‘Vague and verbose’: Professor who failed Carter Page twice describes his memorably awful PhD thesis
Carter Page (Photo: Screen capture)

When former Trump 2016 foreign policy advisor Carter Page's Ph.D. thesis was twice rejected by a London academic committee, he accused them of being biased against his favorable views of Russia, said The Guardian on Friday.

Before he was an awkward, overly verbose figure on the national stage, Page was a "vague," "verbose" Ph.D. candidate at the School of Oriental and African Studies (SOAS) in London. In 2008, he submitted a thesis on Russia's transition to capitalism to Professor Gregory Andrusz and Dr. Peter Duncan ahead of an in-person interview called a viva.

Andrusz told The Guardian that he thought it would be easy to pass Page -- who is the only student the professor has ever failed twice in his decades-long academic career -- but it actually took "days and days" for him to wade through Page's vague, repetitive writing.

Page's work, Andrusz said, demonstrated that he knew "next to nothing" about social science and was “unfamiliar with basic concepts like Marxism or state capitalism.”

The face-to-face meeting -- held at University College, London -- didn't go well.

“Page seemed to think that if he talked enough, people would think he was well-informed. In fact it was the reverse,” Andrusz said, adding that Page seemed "dumbfounded" when he was informed he'd failed the examination.

Page was told by Andrusz and Duncan that his thesis needed "substantial revision" before it could be reconsidered and he was given an 18-month deadline.

He re-submitted his thesis in November of 2011 and the document was, Andrusz said, a "substantial improvement" but did not rise to the level of Ph.D. work nor would it merit publication in any “learned journal of international repute.”

After a four-hour viva, the professors informed Page that he had failed again, at which point he flew into a rage.

“He accused us of bias in our assessment of his work on the grounds that we were anti-Russian and anti-American. Actually, we are both old Moscow hands. We remain neutral and let the facts speak for themselves,” said Andrusz.

“I started learning Russian more than 50 years ago, and have made more than 30 visits to Russia, from 1967 up to my most recent one this summer,” Duncan said.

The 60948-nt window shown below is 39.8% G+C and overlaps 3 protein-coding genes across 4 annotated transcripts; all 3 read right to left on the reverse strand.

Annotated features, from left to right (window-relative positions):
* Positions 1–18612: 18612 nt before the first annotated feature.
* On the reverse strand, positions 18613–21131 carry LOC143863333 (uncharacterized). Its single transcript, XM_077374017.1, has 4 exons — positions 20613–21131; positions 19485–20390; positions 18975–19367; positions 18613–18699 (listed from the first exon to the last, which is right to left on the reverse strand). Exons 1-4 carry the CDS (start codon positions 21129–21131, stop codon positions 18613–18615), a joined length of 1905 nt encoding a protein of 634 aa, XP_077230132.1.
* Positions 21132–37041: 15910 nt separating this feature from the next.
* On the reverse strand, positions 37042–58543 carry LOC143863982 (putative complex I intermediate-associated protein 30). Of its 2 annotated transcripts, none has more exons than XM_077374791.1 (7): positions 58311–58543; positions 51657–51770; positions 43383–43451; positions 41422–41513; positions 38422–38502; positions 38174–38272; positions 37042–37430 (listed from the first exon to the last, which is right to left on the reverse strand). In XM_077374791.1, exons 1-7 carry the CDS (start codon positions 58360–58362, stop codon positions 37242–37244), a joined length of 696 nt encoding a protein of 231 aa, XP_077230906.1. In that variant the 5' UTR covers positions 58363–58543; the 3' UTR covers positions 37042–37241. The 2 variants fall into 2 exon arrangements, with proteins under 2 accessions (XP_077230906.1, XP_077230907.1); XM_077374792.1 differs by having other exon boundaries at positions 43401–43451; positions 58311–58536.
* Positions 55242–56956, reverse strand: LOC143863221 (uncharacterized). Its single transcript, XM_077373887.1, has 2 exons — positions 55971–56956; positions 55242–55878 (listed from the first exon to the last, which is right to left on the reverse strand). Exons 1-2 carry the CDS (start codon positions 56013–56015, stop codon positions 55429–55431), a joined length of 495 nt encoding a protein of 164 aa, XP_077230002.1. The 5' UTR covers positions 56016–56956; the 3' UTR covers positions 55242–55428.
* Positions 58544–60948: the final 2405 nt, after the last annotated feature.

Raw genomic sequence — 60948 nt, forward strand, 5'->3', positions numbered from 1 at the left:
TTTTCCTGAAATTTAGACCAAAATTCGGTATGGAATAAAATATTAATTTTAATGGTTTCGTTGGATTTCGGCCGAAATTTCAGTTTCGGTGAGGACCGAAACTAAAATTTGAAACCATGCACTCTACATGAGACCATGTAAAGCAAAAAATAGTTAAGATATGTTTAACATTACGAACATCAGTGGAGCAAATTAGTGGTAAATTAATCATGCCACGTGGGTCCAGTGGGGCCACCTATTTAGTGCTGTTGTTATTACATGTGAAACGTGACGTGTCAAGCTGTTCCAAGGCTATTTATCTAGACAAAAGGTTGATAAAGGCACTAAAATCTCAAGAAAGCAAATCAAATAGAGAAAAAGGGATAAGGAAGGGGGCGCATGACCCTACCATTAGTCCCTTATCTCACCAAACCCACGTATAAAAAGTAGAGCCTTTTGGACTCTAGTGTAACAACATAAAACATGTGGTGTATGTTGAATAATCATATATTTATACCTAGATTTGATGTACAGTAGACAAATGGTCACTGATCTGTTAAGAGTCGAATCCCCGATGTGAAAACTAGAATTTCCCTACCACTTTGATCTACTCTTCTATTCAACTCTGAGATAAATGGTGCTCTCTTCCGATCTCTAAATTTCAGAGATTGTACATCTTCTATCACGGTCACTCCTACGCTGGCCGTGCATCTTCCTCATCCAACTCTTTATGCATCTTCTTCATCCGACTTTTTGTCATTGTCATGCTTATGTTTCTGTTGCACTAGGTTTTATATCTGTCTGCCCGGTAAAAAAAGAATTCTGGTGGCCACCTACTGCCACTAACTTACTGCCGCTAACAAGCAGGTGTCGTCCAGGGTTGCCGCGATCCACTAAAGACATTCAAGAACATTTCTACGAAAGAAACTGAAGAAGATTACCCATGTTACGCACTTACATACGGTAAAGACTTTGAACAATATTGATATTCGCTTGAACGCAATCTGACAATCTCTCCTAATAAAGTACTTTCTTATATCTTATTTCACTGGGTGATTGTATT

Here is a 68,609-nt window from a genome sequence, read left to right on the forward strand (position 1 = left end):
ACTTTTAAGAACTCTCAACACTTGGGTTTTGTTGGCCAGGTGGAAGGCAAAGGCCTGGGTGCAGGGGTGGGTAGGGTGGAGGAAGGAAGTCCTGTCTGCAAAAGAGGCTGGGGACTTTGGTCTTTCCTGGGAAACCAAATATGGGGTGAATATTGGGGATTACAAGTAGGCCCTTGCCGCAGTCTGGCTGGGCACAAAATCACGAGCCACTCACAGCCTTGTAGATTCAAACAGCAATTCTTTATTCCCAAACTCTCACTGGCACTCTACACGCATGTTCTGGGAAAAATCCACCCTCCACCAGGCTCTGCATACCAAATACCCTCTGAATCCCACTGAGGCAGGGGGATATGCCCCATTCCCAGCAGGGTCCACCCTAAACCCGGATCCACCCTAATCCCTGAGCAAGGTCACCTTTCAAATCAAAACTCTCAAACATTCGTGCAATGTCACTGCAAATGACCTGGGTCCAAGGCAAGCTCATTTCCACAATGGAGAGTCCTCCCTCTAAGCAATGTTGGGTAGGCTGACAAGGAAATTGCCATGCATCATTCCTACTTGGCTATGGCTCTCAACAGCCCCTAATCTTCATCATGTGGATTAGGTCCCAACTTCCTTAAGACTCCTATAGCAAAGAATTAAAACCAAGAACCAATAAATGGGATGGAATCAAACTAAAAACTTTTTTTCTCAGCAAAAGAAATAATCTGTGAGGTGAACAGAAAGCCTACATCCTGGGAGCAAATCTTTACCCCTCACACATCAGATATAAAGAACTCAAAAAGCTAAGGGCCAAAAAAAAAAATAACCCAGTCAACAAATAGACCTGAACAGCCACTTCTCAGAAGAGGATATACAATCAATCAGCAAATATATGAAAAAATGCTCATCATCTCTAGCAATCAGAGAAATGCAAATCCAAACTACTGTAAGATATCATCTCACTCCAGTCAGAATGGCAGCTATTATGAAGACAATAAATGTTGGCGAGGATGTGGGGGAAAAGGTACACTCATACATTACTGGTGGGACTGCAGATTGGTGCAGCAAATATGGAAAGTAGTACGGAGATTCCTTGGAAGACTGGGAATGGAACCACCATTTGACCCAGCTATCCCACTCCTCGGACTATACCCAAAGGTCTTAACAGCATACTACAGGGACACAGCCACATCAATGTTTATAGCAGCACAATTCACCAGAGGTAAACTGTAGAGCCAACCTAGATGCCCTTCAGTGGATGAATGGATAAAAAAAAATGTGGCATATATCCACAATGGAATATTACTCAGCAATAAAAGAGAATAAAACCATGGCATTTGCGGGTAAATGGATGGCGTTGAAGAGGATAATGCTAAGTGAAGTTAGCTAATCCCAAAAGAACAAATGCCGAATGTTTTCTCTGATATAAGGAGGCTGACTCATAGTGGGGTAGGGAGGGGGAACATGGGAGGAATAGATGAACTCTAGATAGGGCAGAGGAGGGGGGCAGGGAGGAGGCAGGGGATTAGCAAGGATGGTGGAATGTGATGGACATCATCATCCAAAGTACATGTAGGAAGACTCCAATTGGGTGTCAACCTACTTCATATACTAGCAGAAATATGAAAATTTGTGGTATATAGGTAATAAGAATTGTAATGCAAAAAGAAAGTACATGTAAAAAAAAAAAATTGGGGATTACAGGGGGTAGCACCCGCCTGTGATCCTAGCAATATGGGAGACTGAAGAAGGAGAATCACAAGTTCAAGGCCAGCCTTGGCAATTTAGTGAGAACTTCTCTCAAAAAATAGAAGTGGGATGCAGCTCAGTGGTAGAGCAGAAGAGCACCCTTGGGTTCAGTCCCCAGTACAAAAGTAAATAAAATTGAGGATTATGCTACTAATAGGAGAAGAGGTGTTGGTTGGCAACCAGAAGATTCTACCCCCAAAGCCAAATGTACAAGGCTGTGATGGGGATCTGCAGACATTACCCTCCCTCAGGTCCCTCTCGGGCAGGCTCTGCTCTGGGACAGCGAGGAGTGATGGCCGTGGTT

In an email seen by The Guardian, Page accused his advisers of persecuting him, comparing himself to Russian oligarch Mikhail Khodorkovsky, who was arrested and sent to Siberia by Russian President Vladimir Putin.

"Your actions to date have been far more destructive than anything I have personally experienced in my 39 years on this planet," wrote Page in an aggrieved tone familiar to anyone who has read his letters to the Department of Justice accusing the U.S. government of "human rights abuses" against him.

Both professors withdrew as Page's advisers, saying that his accusation of bias would make future work together impossible. Page eventually did earn his Ph.D. but Andrusz and Duncan both declined to say who his academic advisers were. They questioned why Page would even pursue an academic career.

“Carter Page wanted to become a rich man. He hinted at having contacts in high places in Russia who were his informants,” said Andrusz.

This week a Justice Department lawyer and a federal judge rebuffed Page's attempt to block the merger of AT&T and Time-Warner in a self-aggrandizing amicus brief in which he claimed that he, personally, had been harassed and persecuted by a cabal of government and media interests and that the merger would only consolidate their power further.

"The collaborative role that the U.S. telecommunications-media oligopoly played in this debacle inflicted against American democracy in 2016 further underscores the structural inequality of the current system which is at risk of only becoming more egregious if the proposed AT&T transaction is approved," wrote Page.

The court found that Page's brief was "not meaningfully relevant" to the matters it is currently adjudicating.